GROTON — When a new high school athletic program is started, there are many “i’s” to dot and “t’s” to cross. But no decision is more important than choosing the person to run the program.
The Groton-Dunstable Regional High School football program will become a reality this fall, and athletic director Dan Twomey announced recently that Derek Asadoorian will be the head coach of the fledgling Crusaders.
“I am both humbled and proud to be a part of such an historic opportunity for the high school and the community,” said Asadoorian. “When I first decided to apply for my teaching position at Groton-Dunstable Regional High School, I did my homework. The communities were ideal, the school’s philosophy matched my own, and there are such wonderful, dynamic people associated with the school. I was shocked, however to find out that a high school this size did not have a football team.”
“Derek is the right man for the job,” said Twomey. “He knows and understands the school, culture and students. He has high expectations of the student-athletes and he is highly qualified. His eight years of experience as an assistant coach at Ayer are important and he is ready to become a head coach.”
Groton-Dunstable Regional High School has been a member of a co-operative football program with Ayer High School and the two schools have combined to put some strong teams on the field. Asadoorian was a key member of the coaching staff, and the experience he gained there bodes well for his new undertaking.
“Coaching over at Ayer has been a refuge for me,” said Asadoorian. “I have met so many dedicated people and outstanding young men and women through my association with the Ayer High School football program. Groton-Dunstable football players who played for Ayer High School would say the same. What is apparent, though, is that the intangible feeling that a school gets from its football program has not been fulfilled at GDRHS. We are on the way toward filling that void.
“My experience with Ayer head coach Jamie Lamoreaux has been exceptional,” said Asadoorian. “I have nothing but positive things to say about the experience. The diversity of the two communities and the friendships forged would have never happened had the co-operative program not been intact. It has been a win-win experience for both schools.”
Asadoorian and his wife Maureen live in Westminster and have two children, a daughter Allie who is four years old, and a son Owen, who is 15 months old. Derek played football at Bridgewater-Raynham High School, and also for two years at Bates College. He has a philosphy about what football and playing team sports means.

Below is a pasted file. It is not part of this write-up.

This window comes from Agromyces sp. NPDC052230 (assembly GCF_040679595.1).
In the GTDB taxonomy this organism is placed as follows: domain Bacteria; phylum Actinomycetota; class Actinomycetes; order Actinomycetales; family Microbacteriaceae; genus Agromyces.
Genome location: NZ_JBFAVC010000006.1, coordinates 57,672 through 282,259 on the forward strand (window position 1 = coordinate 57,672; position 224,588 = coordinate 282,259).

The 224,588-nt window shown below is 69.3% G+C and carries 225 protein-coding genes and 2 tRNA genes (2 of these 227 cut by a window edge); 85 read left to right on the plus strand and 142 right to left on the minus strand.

“In order to be successful one must have discipline, fortitude, mental toughness, desire, resilience through adversity, a willingness to sacrifice, and a sense of commitment to what is personally meaningful,” said Asadoorian. “Belonging to a competitive athletic team helps to develop these important character traits. Football helps to develop a sense of responsibility, accountability, and perseverance better than any other sport. Everyone has a job to do when playing a team sport. In football, if you don’t do your job one of your teammates could get hurt. The success of the football team at GDRHS will be measured not on wins and losses, but on the lessons learned and character development of young men who are striving to be winners on and off the field.”
Two key reasons that varsity football will start at Groton-Dunstable this fall are the recent emergence of youth football in Groton and Dunstable, and a scheduling slot opening up this fall.
“Without a freshman program it will be critical to work with Groton-Dunstable Youth Football,” said Asadoorian. “I understand how important it is to our development and sustaining the program. I want the football players at the high school to run clinics with them.”
The Crusaders’ schedule will include league games against Assabet, Nashoba Tech, Monty Tech, Bay Path, Blackstone Valley, Keefe Tech and Worcester, along with non-league games against Maynard and Tyngsborough (Thanksgiving Day).
“We know we will have a tough schedule with no easy games,” said Asadoorian. “We are lucky to have kids with varsity experience. The season will be a challenge and the road will be bumpy, but I’m excited and ready to go. It is important that we create an atmosphere that has been missing at Groton-Dunstable. We want the spirit and camaraderie that goes along with having a football program.”
But there is plenty to do before the opening kickoff in September.
“The biggest concern is finances,” said Asadoorian. “Also a top priority is assembling an assistant coaching staff.”